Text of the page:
Watch us make this recipe: Episode Four - Fried Chicken & Hot Sauce
For Fried Chicken:
For Hot Sauce
(Hot sauce recipe courtesy of the Selinda Reserve in Botswana)
Carrie was asked to write a little piece for Lee Woodruff’s blog. She shares 3 family recipes, her first experiences in the kitchen, and stories of growing up surrounded by food made with love:
When I got my first griddle – beautiful black iron with a little moat around the edges – I whipped up just about anything I could get my hands on – producing strange concoctions. I’d sweep the refuse into the little trench and dip my finger in to lap up the crispy bits. Shortly thereafter, I thought it was necessary to throw a dinner party for my dolls. Setting them up at the table, I served a meal of carrots and cold soup (for those interested it’s a very simple recipe: water, salt, and pepper); I had decided it was the perfect meal for us ladies.
When my father makes oatmeal it isn’t just breakfast; it is his way of saying, “here, baby-girl, I love you.” Making a meal is how I attach myself to the people I love.
We’ve got 3 more episodes of Big City Grits waiting to be edited, and other exciting news for the Fall.
Hope everyone has been having a great summer with lots of watermelon!
Watch us make this recipe: Episode Three - Sugar Cookies
(Recipe adapted from AllRecipes.com)
Watch us make this recipe: Episode Two - Cornbread Stuffing
1. Bake Cornbread: Combine 1 and 1/2 cups flour, 2 and 1/2 cups cornmeal, 5 teaspoons baking powder, 6 tablespoons of sugar, 1 and 1/2 teaspoons of salt. Mix 2 cups of buttermilk, 6 tablespoons of melted butter, and 4 eggs into the dry mixture. Gently Combine. Bake at 350 for 30 minutes.
2. Break-up cornbread and and baguette and combine in a mixing bowl.
3. Melt 2 sticks of unsalted butter and saute desired amount onions until translucent.
4. Combine bread and sauteed onions. Mix in 1 gallon of chicken stock, chopped herbs, boiled eggs, and half can of cream of chicken soup.
5. Pour into baking dish. Bake covered at 350 for 45 minutes, uncover for last 15 minutes.
Merry Christmas, Happy Holidays, and my cornbread bless us.
Carrie Crowell’s Coconut Cake
Adapted from recipes by my grandmother Carrie Cash and my sister Hannah Crowell
Watch us make this recipe: Episode One - Coconut Cake
You will also need:
Preheat oven to 350°F. Grease and flour two 9-inch round cake pans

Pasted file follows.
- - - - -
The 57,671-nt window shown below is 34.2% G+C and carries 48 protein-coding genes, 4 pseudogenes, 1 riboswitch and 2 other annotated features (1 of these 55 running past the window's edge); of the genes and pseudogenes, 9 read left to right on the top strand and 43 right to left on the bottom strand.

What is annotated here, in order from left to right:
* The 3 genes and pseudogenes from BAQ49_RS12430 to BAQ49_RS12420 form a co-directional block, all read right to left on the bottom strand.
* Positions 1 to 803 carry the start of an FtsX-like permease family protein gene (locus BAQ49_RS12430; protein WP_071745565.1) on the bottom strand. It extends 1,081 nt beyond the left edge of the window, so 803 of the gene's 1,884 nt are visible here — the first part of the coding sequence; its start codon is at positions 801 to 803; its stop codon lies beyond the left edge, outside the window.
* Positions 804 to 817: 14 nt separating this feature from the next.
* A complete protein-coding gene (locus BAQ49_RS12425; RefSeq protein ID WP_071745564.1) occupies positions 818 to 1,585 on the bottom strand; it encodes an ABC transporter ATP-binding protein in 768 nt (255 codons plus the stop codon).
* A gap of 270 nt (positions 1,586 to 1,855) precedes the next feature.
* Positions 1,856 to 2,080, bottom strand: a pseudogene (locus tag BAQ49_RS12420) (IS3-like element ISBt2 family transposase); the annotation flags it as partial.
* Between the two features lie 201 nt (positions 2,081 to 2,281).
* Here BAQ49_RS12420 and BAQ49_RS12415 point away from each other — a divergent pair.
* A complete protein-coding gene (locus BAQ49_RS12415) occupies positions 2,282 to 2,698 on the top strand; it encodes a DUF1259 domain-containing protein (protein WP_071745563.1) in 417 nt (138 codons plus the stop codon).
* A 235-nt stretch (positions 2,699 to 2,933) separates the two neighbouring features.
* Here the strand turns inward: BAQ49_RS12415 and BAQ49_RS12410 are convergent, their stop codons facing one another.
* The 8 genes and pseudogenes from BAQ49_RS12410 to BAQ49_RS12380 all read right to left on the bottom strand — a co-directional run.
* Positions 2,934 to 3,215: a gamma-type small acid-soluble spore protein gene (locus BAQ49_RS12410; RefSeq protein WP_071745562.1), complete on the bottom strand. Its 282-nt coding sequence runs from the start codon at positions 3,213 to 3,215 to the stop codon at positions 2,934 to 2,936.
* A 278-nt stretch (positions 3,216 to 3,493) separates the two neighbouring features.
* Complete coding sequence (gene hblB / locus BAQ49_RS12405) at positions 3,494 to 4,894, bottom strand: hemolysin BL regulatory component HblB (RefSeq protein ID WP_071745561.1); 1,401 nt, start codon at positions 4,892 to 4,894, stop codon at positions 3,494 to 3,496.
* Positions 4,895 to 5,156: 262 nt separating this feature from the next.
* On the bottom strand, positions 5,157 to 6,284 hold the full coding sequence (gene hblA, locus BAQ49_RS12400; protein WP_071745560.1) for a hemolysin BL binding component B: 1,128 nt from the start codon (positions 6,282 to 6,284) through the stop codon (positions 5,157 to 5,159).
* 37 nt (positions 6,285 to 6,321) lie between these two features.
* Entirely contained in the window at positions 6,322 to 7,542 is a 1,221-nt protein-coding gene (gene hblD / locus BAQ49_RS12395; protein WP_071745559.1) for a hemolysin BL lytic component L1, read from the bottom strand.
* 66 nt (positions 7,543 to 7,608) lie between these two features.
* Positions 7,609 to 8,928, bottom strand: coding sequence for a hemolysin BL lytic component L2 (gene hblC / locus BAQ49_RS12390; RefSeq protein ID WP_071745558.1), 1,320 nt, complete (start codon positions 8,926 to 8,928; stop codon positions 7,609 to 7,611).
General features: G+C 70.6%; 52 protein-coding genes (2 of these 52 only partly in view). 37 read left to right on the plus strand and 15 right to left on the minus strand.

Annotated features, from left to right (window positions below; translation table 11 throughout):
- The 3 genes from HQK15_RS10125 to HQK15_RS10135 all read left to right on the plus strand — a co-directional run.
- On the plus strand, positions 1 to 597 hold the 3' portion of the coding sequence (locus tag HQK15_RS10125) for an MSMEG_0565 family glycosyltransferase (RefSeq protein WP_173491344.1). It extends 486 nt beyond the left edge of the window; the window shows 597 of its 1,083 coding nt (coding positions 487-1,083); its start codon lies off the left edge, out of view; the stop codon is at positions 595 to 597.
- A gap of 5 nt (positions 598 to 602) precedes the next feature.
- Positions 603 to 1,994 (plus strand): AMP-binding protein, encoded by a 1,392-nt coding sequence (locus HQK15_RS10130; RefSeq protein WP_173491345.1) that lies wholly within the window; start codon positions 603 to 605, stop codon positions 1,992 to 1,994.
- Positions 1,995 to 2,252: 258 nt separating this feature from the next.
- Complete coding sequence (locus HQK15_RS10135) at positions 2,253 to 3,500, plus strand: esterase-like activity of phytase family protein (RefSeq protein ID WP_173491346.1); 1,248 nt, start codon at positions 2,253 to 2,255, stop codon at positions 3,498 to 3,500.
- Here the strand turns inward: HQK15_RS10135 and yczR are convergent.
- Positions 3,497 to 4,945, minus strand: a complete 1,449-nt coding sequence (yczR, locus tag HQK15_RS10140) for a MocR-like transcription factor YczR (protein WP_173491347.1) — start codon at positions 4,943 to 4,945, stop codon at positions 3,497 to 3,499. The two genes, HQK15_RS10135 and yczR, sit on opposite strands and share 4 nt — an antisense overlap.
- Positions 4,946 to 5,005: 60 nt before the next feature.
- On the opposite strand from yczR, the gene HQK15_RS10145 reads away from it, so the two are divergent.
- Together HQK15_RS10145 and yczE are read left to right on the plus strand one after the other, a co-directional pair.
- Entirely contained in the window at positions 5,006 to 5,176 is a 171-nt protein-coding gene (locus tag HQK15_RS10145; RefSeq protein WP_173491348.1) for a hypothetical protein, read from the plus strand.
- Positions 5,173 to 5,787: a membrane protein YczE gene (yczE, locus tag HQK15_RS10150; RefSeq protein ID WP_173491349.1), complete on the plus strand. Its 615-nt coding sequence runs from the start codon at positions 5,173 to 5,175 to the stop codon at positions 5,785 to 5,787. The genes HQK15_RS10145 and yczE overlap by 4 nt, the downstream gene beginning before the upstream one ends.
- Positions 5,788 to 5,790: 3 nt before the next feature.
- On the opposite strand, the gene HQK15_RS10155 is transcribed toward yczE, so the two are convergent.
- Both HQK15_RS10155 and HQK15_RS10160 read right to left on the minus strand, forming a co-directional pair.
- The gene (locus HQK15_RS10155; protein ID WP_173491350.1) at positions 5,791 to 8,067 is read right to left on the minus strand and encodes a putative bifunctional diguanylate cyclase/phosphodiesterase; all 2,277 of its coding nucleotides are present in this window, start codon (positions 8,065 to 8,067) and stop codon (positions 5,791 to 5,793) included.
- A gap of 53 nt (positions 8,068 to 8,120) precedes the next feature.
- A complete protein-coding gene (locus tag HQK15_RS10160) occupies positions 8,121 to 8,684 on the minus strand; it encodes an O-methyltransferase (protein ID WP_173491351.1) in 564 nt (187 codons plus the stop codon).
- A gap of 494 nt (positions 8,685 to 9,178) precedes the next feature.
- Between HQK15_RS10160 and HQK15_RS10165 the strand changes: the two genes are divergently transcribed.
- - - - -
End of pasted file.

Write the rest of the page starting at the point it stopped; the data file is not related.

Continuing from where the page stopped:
Cream together the butter and sugar until smooth. Add the eggs, one at a time. Add the vanilla.
In a separate bowl, mix together dry ingredients, and then add the mixture, and the milk, to the batter. Add shredded coconut.
Pour the batter into the pans and bake for 45 minutes. Let cool.
Once the cakes are cool, use a fork to make 15-20 holes in both cakes. Pour the condensed milk evenly on both cake, and let it soak into the cake. Repeat with the coconut milk.
Prepare frosting by mixing together cream cheese, butter, confectioner’s sugar, and vanilla. Add coconut at the end, or you can choose not to add it to the frosting and simply pat it on top of the cake once it is frosted.
Recently, I was in Oklahoma City attending a film festival with my friend Phil. I don’t know if you have ever been to downtown Oklahoma City, but there isn’t a lot of hustle and bustle. It is almost all mysterious office buildings, with few stores of any sort. It took us a very long time just to find a regular convenience store where we could buy disposable cameras.
One night, after a particularly late screening, we attended a small party that was mainly intended for festival organizers. Ian, one of our friends that was part of the festival, approached us and asked if we were hungry. We were quite hungry, in fact, and had failed a few hours earlier to find anywhere open within a 10 block radius. Ian said he knew a place.
The next thing we knew, we were sitting in the back of a party bus associated with a local mexican restaurant, drinking strange tequila, and speeding down a deserted street. We were going to Bobo’s, a legendary chicken establishment on the other side of town. Their claim to fame is that they smoke the chicken, then fry it, then cover it in honey.
Bobo’s is a truck that parks in the middle of a specific empty parking lot on Friday and Saturday nights in a relatively sketchy part of town, according to the local residents.
“There was a drive-by shooting here a few months ago,” explained Ian. “Then there was another one a few days later, so I think it’s probably settled. Tit for tat, you know?”
We ordered an obscene amount of fried chicken, and then loaded it all into our party van and took it back to the rest of the festival organizers. We spent the rest of the night bonding with our new friends in Oklahoma City, and eating delicious fried chicken.
Bobo’s in Oklahoma City. Go check it out. Above you can see a photo I took with that disposable camera I bought.